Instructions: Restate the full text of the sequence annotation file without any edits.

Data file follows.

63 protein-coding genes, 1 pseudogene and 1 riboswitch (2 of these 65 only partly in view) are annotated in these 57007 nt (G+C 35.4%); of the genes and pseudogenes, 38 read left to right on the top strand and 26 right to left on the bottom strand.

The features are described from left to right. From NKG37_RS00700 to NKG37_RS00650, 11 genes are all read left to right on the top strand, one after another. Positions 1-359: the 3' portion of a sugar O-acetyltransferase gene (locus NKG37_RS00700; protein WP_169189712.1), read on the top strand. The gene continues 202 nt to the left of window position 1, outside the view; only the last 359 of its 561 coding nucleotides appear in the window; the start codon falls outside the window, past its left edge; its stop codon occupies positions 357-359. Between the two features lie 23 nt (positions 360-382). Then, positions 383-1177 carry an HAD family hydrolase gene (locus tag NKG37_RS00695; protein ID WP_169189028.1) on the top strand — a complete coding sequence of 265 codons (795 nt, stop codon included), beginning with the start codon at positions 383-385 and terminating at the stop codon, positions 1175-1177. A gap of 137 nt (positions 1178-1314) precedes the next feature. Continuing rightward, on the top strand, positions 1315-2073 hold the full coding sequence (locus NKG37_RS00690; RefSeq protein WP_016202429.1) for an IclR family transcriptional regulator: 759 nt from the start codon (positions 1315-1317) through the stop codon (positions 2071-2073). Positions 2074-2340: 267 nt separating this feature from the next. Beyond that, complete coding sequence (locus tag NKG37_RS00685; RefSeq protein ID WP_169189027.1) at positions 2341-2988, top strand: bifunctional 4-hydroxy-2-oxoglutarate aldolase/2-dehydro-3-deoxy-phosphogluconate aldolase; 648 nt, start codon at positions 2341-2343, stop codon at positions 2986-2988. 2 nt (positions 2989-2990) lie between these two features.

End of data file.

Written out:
63 protein-coding genes, 1 pseudogene and 1 riboswitch (2 of these 65 only partly in view) are annotated in these 57007 nt (G+C 35.4%); of the genes and pseudogenes, 38 read left to right on the top strand and 26 right to left on the bottom strand.

The features are described from left to right. From NKG37_RS00700 to NKG37_RS00650, 11 genes are all read left to right on the top strand, one after another. Positions 1-359: the 3' portion of a sugar O-acetyltransferase gene (locus NKG37_RS00700; protein WP_169189712.1), read on the top strand. The gene continues 202 nt to the left of window position 1, outside the view; only the last 359 of its 561 coding nucleotides appear in the window; the start codon falls outside the window, past its left edge; its stop codon occupies positions 357-359. Between the two features lie 23 nt (positions 360-382). Then, positions 383-1177 carry an HAD family hydrolase gene (locus tag NKG37_RS00695; protein ID WP_169189028.1) on the top strand — a complete coding sequence of 265 codons (795 nt, stop codon included), beginning with the start codon at positions 383-385 and terminating at the stop codon, positions 1175-1177. A gap of 137 nt (positions 1178-1314) precedes the next feature. Continuing rightward, on the top strand, positions 1315-2073 hold the full coding sequence (locus NKG37_RS00690; RefSeq protein WP_016202429.1) for an IclR family transcriptional regulator: 759 nt from the start codon (positions 1315-1317) through the stop codon (positions 2071-2073). Positions 2074-2340: 267 nt separating this feature from the next. Beyond that, complete coding sequence (locus tag NKG37_RS00685; RefSeq protein ID WP_169189027.1) at positions 2341-2988, top strand: bifunctional 4-hydroxy-2-oxoglutarate aldolase/2-dehydro-3-deoxy-phosphogluconate aldolase; 648 nt, start codon at positions 2341-2343, stop codon at positions 2986-2988. 2 nt (positions 2989-2990) lie between these two features.